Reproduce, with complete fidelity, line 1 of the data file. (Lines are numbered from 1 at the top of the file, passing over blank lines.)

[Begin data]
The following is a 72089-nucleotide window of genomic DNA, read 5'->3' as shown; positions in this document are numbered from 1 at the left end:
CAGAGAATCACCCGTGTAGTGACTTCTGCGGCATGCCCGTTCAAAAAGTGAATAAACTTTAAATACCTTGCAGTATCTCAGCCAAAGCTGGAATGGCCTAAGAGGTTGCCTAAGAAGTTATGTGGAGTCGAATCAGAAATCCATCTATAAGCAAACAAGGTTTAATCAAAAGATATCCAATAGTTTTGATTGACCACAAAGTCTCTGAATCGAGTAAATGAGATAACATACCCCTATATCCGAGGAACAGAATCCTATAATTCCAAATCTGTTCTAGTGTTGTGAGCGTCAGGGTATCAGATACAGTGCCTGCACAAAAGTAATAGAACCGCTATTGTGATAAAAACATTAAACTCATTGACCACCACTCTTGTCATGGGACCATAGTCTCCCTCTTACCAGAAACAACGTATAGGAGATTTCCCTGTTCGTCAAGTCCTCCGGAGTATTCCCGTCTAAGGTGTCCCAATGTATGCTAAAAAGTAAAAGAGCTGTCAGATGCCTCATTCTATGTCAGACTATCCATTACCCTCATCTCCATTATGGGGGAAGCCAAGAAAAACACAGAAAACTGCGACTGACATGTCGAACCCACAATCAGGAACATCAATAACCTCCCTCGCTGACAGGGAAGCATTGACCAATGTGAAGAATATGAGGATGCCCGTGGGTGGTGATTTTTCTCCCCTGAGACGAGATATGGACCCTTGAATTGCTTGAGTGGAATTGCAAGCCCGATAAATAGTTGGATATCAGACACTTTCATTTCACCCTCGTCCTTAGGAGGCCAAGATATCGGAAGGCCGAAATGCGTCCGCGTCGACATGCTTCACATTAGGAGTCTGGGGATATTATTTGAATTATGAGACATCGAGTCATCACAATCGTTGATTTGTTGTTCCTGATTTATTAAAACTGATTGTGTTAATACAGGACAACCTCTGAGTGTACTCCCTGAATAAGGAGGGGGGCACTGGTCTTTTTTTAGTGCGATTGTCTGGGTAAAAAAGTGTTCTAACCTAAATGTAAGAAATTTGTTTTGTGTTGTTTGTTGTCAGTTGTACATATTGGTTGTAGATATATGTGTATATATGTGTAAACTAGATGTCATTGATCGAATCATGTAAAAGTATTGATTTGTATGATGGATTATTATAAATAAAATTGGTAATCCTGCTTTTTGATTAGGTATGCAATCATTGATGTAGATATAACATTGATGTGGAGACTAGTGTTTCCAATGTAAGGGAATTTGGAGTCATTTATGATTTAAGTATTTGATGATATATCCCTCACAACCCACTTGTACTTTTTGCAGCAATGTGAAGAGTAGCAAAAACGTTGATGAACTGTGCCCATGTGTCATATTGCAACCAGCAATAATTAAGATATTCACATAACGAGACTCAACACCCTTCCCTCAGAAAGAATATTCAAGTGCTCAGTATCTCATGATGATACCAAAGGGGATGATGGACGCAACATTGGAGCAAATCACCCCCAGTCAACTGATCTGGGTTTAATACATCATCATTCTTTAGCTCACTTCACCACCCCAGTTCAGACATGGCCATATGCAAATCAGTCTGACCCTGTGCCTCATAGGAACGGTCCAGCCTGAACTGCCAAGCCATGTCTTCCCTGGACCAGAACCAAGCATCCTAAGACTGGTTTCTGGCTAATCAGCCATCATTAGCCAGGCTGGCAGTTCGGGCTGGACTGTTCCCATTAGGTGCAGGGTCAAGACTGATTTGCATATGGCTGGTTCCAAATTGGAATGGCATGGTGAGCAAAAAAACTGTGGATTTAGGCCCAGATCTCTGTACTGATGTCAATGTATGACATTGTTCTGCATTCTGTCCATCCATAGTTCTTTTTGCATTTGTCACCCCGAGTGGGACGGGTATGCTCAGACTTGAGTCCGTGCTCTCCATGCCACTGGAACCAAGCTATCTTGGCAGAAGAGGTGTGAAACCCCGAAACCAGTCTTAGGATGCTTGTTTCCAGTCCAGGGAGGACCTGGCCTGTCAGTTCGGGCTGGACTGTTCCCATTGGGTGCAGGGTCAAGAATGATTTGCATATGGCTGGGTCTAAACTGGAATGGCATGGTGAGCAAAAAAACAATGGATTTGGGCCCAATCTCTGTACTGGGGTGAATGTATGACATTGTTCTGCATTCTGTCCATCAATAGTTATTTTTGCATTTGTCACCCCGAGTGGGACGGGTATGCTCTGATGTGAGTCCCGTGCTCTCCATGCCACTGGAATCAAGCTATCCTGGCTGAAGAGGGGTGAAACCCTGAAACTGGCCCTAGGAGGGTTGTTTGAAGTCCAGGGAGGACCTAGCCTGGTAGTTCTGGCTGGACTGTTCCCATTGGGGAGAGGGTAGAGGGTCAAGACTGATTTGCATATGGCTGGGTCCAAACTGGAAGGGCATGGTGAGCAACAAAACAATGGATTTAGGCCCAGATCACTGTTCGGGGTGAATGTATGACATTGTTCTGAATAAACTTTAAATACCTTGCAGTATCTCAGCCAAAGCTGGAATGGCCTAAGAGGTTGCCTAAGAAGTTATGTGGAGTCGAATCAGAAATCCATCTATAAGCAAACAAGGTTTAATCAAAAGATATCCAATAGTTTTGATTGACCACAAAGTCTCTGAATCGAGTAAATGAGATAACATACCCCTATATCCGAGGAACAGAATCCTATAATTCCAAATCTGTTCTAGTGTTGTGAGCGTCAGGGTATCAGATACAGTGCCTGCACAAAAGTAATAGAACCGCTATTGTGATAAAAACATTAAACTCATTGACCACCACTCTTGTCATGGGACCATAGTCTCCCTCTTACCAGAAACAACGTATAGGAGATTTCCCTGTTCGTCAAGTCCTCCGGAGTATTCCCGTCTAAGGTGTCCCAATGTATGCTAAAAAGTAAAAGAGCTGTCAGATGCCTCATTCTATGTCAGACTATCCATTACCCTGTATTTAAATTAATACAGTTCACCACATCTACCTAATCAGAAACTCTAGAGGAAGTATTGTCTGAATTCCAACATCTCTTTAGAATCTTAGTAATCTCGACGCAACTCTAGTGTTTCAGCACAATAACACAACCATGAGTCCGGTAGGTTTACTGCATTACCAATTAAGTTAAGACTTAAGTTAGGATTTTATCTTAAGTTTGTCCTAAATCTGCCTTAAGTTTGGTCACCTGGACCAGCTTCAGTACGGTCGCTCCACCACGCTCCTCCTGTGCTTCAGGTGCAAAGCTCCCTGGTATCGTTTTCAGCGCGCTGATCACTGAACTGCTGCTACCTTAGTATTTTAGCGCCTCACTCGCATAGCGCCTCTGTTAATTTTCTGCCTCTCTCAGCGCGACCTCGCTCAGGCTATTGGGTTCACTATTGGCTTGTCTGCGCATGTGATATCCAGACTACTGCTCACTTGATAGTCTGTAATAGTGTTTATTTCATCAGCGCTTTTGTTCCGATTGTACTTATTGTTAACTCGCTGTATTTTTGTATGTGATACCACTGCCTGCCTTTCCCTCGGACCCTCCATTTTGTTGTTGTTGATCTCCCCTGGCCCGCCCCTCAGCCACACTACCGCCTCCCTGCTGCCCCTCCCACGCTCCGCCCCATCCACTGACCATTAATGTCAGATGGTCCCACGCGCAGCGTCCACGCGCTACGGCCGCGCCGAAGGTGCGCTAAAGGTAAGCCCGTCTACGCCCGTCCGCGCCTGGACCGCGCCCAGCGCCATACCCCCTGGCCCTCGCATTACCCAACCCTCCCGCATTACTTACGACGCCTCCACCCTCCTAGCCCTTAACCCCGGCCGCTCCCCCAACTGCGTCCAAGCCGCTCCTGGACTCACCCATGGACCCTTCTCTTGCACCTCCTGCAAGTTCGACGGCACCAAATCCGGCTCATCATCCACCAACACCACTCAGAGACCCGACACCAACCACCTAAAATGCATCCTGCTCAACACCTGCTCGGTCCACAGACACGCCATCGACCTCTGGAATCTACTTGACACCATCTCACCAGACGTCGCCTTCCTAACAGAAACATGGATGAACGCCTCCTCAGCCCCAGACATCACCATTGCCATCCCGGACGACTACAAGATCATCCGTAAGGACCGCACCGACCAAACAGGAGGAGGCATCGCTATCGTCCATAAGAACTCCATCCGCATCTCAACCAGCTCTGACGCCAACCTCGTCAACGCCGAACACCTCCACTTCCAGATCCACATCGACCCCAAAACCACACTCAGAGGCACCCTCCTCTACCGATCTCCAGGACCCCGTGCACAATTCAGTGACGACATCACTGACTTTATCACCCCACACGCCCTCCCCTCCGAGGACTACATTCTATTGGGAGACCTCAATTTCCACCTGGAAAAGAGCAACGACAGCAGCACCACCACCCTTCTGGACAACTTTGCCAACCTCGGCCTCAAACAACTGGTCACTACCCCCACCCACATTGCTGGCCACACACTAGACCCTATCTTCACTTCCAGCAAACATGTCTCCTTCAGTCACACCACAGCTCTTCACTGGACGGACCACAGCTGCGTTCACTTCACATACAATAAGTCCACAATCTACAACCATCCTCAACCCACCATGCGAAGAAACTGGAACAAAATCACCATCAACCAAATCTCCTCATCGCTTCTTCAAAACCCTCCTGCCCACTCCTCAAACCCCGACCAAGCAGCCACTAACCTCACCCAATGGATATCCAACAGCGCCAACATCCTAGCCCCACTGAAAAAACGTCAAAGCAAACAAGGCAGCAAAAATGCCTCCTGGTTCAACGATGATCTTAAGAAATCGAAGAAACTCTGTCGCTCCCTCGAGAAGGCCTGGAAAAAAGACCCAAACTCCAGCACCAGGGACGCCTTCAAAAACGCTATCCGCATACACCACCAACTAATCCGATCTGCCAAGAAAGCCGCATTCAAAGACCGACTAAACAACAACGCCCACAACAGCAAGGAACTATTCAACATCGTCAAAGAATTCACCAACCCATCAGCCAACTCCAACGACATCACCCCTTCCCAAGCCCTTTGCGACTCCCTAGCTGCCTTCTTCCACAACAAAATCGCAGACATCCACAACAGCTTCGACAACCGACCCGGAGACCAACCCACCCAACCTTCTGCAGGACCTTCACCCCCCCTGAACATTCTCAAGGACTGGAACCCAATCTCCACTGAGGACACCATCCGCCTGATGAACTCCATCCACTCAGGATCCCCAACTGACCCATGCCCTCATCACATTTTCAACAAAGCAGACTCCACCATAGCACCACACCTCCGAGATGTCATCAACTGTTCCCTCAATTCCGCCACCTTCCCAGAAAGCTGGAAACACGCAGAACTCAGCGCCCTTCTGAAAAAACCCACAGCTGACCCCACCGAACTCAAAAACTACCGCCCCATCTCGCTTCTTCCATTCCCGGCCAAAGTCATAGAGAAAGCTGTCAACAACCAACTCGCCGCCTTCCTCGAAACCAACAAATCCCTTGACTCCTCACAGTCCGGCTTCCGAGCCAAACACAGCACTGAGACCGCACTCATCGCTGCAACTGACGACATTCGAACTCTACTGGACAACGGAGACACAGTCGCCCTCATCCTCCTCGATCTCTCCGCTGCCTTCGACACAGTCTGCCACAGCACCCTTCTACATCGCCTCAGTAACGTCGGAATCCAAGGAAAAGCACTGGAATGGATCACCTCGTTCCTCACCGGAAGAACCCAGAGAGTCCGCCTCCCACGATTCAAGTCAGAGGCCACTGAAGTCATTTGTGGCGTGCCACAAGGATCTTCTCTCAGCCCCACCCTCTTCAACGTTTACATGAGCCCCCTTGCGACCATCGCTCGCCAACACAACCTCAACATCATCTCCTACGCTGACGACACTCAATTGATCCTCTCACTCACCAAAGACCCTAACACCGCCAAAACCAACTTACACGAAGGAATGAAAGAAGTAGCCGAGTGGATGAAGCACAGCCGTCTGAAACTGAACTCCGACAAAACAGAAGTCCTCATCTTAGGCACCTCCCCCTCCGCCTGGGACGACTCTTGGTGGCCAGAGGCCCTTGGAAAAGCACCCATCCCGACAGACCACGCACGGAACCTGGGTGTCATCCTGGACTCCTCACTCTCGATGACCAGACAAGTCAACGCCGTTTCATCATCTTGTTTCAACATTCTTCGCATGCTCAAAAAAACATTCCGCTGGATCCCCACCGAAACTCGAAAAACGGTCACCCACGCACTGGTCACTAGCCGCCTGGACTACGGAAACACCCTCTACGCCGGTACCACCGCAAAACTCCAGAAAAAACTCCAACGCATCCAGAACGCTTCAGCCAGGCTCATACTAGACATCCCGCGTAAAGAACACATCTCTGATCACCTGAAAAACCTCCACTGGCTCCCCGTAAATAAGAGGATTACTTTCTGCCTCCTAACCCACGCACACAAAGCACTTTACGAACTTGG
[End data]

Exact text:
The following is a 72089-nucleotide window of genomic DNA, read 5'->3' as shown; positions in this document are numbered from 1 at the left end: